Agilent engaged MGL to audit selected Agilent products beginning with the Gas Chromatography and Liquid Chromatography instruments, and now continuing on with select mass spectrometry products. Once an audit is complete, the ACT label is published at the My Green Lab ACT-Label database and on the instrument’s web page (see Figure 1).
Frank emphasizes that working with MGL, especially with their level of transparency, allows for customers to see changes in products’ environmental impact from beginning to end. The benefit of publishing these audit results is that it keeps Agilent accountable to itself and its customers, and also helps encourage other companies to match the same level of transparency, which in the end should aid in helping protect the planet.
Another new way of thinking from cradle to grave, explains Frank, is to proactively include sustainability goals into new project plans as they are being developed, to balance being as sustainable as possible, while also meeting customer goals for output efficiency. While a company needs to produce competitive products, knowing what is being put into the products that will help reduce their footprint from the start saves a lot of time and energy later.
Agilent has been reporting on their environmental footprint for an impressive 21 years in their annual Corporate Social Responsibility (CSR) reports. Many years ago, Agilent started reducing energy consumption at many sites around the globe by introducing solar power and updating lighting. Frank reminds the reader that something as simple as changing all your lighting to LED lights can have a major impact when enacted across the globe. Packaging is another area in which manufacturers can reduce waste by working with more recyclable or reclaimed materials, or by making the packaging process itself less wasteful. Exploring the shipment of products by sea instead of air is another way Agilent is looking to reduce their footprint, as naval shipments take a lot less energy per product to move. A major positive, as Frank sees it, is customer demand for Agilent to use renewable energy, and the pressure from Agilent on its suppliers creates an important ripple effect for decreasing the carbon footprint throughout the supply chain.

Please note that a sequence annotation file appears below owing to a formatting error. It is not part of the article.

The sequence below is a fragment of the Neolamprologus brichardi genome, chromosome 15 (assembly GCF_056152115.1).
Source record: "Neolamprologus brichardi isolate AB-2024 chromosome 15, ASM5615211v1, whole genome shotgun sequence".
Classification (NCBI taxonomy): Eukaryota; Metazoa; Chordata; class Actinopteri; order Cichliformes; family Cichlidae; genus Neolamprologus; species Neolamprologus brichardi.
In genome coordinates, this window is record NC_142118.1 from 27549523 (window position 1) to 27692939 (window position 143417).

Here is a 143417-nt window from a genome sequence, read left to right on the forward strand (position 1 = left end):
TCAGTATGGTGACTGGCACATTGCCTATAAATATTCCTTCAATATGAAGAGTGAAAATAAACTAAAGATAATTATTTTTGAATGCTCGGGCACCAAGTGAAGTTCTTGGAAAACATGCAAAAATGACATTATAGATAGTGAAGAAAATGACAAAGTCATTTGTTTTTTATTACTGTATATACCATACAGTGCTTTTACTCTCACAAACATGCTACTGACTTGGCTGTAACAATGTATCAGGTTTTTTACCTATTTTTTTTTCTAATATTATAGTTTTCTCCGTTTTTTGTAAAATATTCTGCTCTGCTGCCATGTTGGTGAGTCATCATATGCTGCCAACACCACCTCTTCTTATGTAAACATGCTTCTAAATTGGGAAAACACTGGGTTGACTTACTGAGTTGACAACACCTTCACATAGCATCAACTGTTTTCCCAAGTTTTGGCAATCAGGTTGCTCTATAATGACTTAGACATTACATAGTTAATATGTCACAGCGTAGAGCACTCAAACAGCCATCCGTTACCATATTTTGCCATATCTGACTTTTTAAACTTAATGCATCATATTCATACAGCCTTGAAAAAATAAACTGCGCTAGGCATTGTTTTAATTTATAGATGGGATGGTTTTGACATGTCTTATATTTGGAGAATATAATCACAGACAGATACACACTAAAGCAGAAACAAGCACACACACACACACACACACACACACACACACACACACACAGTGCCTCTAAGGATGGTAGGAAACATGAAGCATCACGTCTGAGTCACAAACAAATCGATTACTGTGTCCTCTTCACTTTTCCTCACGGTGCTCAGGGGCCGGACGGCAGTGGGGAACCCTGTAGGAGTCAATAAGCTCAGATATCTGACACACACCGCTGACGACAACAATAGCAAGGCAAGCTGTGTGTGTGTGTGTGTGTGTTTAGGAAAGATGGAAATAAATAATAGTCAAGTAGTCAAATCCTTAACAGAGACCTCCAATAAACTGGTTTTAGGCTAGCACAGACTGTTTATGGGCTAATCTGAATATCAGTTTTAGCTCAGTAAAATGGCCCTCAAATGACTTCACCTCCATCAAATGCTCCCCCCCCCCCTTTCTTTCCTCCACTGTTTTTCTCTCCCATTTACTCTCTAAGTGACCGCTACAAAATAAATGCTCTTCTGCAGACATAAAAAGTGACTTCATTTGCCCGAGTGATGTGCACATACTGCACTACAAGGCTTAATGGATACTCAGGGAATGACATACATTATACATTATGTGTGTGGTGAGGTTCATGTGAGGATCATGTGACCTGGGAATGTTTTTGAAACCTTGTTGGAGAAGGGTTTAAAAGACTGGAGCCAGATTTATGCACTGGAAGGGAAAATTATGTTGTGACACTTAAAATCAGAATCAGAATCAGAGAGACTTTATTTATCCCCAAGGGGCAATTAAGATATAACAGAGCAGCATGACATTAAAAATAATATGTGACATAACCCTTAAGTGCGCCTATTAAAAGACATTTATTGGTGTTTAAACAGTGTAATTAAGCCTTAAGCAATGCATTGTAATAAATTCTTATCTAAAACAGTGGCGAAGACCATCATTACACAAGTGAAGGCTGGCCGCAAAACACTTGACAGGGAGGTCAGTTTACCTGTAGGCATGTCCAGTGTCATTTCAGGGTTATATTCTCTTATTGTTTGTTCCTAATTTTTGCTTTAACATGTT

I asked Frank what key takeaways our Nexus readers should be aware of, and he broke it down to the following:
Frank is proud of Agilent’s achievements in creating robust instruments and its reputation for its instruments having fewer compounded costs of money and energy. So next time you wonder how energy efficient your laboratory instruments are, remember, it’s not just energy efficiency in use—it’s the bigger picture that counts. We must think holistically to reduce the greater energy footprint!
Figure 2: Energy Consumption of four InfinityLab LC systems during routine operation with typical method parameters suitable for each system. The high-end 1290 Infinity II LC UHPLC system at the right has the lowest per sample energy consumption and thus, would be the most environmentally-friendly choice. The fifth column represents a high-throughput (HT) scenario for the Agilent 1290 Infinity II LC. All detailed in Agilent’s application note.